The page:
‘A United Kingdom’ Doesn’t Differentiate Itself From Other Teary-Eyed Historical Dramas

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A United Kingdom

The stuff of fairy tales often feature a nice girl who meets a charming young man only to discover that he’s royalty. Their whirlwind romance whisks them away to his kingdom where they live happily ever after. Sometimes these kind of things happen in real life, as was the case with Ruth Williams and Seretse Khama in 1947. However, Ruth being a nice English girl and Seretse being royalty from Africa led to all sorts of political strife as their union was frowned upon for no other reason than the difference in their skin color. Their romance is the subject of A United Kingdom, a film by director Amma Asante which hits all of the generic notes expected of a would-be prestige picture. A United Kingdom is remarkably dry and clichéd and fails to find much depth in this story that defied one kingdom and united another.

Seretse Khama (David Oyelowo) is finishing his studies in London as his Uncle has Tshekedi (Vusi Kunene) rules over the people of the African nation of Bechuanaland in his absence. One night a social function, Seretse catches the eye of Ruth Williams (Rosamund Pike), an English woman living with her parents and sister. The two quickly form a romantic bond and agree to marry before travelling back to Seretse’s land of Bechuanaland in order to ascend to the throne. This union doesn’t please many outside the loving relationship as Ruth is shunned by her father and Seretse must face the disapproval of his uncle. Compounding matters is the resistance presented by the British officers who want to destroy this marriage as to appease the racist and brutal regime within South Africa. Once back in Bechuanaland, both Seretse and Ruth face various forms of scorn for their forbidden love, with Tshekedi trying to usurp Seretse from the throne as Ruth is shunned by the women of the nation. Eventually love conquers all, be it the British Empire or racial discrimination and everyone lives happily ever after because this is that sort of movie.

The source of A United Kingdom’s greatest weakness comes in the form of the script by Guy Hibbert. The dialogue is leaden and obvious in the most grating manner possible. The scenarios unfold without a bit of suspense or intrigue. You know exactly what’s about to happen before it happens because that’s just the way things unfold in this sort of movie. The British officers (played by Jack Davenport and Tom Felton) never approach anything resembling real people, even the worst aspects of British imperialism. These characters are written like villains in an historical biopic, speaking only in nefarious tones with blunt language that was likely printed in bold so that nobody misses the point. That same lack of depth is given to the people Bechuanaland, all speaking down to Ruth because she could never understand their way of life – that is, until she does and everyone has an epiphany and gets along in the glimmering images of magic hour photography. There is no subtext in A United Kingdom, just boldface text that has been highlighted and underlined for further emphasis on what is already quite obvious.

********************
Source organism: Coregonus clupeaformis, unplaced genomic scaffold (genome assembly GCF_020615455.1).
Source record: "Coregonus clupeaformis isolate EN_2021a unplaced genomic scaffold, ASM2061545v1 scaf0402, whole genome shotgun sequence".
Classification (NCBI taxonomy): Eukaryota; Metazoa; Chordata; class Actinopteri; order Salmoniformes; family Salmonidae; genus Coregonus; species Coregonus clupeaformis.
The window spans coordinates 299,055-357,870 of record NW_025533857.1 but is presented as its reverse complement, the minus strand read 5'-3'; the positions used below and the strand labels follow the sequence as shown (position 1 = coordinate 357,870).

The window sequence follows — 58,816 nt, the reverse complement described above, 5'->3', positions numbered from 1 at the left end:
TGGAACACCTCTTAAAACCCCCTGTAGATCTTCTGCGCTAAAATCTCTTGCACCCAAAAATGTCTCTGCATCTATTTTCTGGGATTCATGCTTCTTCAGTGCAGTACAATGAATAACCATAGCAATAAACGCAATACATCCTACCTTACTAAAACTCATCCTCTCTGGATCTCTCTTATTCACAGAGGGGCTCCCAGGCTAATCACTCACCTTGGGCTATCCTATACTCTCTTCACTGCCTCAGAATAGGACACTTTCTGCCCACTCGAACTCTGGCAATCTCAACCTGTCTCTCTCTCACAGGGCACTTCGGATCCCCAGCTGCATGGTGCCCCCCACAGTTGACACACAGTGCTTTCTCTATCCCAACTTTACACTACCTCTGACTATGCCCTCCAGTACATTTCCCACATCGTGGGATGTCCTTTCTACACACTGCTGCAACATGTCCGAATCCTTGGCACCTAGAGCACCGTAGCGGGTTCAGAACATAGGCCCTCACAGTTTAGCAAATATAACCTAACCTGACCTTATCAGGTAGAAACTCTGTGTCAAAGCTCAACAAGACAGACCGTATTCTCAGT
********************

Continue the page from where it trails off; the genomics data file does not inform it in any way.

Both David Oyelowo and Rosamund Pike avail themselves well considering the strikingly unoriginal take on the subject matter. As he’s proven in films like Selma, Oyelowo can easily handle giving moving, impassioned speeches as a plea to our better selves and he does such here in of the film’s most effective moments. Opposite Oyelowo, Pike injects A United Kingdom with its rare moments of humor. The inescapable fact is that each are underutilized in a film that his little interest in anything beyond the surface level tale of a forbidden love in the face of racism.

Working with an obviously weak script leaves director Amma Asante hamstrung, but even then she seems content to just let A Kingdom United play out in the most rote way possible. The moments of levity are few and far between as Asante allows the movie to feel monotone throughout its two-hour running time. This is a weepy historical drama with the hopes of awards on its mind and little else. The courtship of the romance between Seretse and Ruth comes across as rushed and the persecution they face feels as by-the-numbers as it gets. Because this movie doesn’t have an original bone in its body, A United Kingdom concludes with title cards that appear between pictures of the real life Seretse and Ruth, a common contrivance in films of this ilk.

The clichéd Oscar bait nature of A United Kingdom best serves a reminder to just how special last year’s interracial marriage drama Loving truly was. Where Loving eschewed each and every aspect of the generic Oscar bait movie, A United Kingdom falls into these traps repeatedly with nothing to separate it from the pack of countless other historical dramas that cover the same territory. Aside from its unoriginal form, A United Kingdom underwhelms in part because it seeks to wrap everything up with a happy ending, as if this one marriage singlehandedly undermined opposition to interracial marriage once and for all. If only there was a final word on the subject.

A United Kingdom
  • Overall Score
2

Summary

A by-the-numbers historical drama, A United Kingdom features two solid lead performances but never finds its own rhythm outside the prestige picture template.

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